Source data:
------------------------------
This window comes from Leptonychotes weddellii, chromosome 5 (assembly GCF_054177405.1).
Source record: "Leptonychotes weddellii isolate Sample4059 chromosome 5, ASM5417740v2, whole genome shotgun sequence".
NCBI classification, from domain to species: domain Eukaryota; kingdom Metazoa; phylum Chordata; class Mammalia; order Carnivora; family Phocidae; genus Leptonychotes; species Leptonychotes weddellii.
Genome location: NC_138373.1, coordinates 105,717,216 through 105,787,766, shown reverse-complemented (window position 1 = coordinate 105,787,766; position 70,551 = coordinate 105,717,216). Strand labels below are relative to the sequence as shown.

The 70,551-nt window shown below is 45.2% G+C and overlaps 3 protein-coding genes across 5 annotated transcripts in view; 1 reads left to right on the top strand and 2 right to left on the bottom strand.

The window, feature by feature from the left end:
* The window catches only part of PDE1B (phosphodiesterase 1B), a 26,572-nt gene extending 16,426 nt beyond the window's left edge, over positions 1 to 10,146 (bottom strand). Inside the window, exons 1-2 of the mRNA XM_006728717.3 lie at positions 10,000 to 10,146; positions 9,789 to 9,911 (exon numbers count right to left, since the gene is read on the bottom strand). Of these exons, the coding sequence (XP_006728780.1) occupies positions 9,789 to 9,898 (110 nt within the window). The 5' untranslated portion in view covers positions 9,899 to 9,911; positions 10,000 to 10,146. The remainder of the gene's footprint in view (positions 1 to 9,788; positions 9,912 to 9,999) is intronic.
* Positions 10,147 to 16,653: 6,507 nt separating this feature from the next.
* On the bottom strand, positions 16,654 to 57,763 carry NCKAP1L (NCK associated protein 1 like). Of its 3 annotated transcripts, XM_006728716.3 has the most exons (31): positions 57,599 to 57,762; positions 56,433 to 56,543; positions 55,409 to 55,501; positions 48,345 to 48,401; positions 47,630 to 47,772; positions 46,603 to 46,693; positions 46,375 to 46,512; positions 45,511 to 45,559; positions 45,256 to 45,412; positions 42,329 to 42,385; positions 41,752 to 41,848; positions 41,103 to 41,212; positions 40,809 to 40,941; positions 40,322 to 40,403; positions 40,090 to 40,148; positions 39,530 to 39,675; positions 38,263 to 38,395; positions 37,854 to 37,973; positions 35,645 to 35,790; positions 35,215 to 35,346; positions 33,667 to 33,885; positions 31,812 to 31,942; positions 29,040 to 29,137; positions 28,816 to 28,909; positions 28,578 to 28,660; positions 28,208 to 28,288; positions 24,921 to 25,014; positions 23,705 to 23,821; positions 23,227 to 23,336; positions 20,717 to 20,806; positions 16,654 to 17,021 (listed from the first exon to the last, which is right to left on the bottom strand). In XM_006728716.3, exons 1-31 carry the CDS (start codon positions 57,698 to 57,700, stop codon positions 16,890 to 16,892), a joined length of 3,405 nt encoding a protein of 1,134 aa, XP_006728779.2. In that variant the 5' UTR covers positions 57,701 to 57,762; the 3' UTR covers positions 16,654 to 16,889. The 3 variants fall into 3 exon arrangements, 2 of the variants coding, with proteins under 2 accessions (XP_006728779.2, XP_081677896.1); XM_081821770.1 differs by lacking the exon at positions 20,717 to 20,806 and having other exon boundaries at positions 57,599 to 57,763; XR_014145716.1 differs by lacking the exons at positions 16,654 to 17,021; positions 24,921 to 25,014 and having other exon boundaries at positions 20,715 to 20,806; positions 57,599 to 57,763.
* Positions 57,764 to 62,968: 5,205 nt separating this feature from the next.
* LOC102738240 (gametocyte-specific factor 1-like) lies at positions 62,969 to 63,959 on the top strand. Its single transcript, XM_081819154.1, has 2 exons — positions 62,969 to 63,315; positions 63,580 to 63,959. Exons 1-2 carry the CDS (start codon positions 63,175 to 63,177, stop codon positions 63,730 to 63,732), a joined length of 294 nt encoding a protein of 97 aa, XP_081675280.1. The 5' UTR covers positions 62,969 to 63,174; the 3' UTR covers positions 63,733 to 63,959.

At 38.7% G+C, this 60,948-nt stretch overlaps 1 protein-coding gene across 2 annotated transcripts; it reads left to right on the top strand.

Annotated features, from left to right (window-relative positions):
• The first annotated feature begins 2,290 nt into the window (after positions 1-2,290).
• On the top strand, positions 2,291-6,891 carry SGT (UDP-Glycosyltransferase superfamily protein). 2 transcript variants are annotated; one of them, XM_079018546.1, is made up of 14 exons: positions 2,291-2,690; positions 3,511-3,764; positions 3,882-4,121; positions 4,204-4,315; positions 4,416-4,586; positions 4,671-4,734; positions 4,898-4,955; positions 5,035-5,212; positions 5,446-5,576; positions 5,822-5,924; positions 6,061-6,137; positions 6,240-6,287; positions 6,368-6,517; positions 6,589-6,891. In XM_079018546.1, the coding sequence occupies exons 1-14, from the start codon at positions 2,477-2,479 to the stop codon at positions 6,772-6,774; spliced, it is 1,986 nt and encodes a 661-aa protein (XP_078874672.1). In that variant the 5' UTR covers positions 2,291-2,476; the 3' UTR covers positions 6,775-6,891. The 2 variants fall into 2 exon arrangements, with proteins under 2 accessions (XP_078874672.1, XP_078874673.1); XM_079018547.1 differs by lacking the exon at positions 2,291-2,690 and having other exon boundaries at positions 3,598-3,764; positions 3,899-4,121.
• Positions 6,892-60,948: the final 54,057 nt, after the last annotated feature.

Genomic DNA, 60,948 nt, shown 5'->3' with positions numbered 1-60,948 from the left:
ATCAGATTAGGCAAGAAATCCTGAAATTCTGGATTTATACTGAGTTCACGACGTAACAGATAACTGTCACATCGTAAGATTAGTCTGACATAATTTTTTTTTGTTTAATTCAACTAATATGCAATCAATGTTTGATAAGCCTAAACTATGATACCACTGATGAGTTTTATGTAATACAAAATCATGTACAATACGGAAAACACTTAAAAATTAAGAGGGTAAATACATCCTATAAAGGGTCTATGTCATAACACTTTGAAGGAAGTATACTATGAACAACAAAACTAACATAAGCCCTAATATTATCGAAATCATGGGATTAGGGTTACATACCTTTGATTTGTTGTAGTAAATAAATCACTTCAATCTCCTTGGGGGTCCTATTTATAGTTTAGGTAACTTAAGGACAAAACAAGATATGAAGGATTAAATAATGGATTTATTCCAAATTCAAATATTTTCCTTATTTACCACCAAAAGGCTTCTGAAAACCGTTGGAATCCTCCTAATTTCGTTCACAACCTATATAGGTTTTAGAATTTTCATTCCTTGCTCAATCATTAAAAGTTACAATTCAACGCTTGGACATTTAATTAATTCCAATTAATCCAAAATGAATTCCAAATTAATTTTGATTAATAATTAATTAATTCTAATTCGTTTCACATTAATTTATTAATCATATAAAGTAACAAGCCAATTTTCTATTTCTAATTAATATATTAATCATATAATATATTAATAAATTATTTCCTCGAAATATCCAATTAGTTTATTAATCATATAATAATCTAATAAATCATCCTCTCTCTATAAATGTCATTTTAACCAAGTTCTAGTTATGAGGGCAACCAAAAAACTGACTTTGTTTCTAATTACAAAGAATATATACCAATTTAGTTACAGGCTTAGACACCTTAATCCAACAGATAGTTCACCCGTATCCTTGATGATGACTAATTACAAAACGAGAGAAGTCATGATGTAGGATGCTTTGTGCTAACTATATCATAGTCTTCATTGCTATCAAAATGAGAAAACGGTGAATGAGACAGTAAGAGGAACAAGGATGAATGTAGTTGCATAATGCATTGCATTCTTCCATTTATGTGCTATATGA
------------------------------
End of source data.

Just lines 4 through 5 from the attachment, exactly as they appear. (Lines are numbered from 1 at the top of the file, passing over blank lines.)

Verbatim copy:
Genome location: NC_138373.1, coordinates 105,717,216 through 105,787,766, shown reverse-complemented (window position 1 = coordinate 105,787,766; position 70,551 = coordinate 105,717,216). Strand labels below are relative to the sequence as shown.

The 70,551-nt window shown below is 45.2% G+C and overlaps 3 protein-coding genes across 5 annotated transcripts in view; 1 reads left to right on the top strand and 2 right to left on the bottom strand.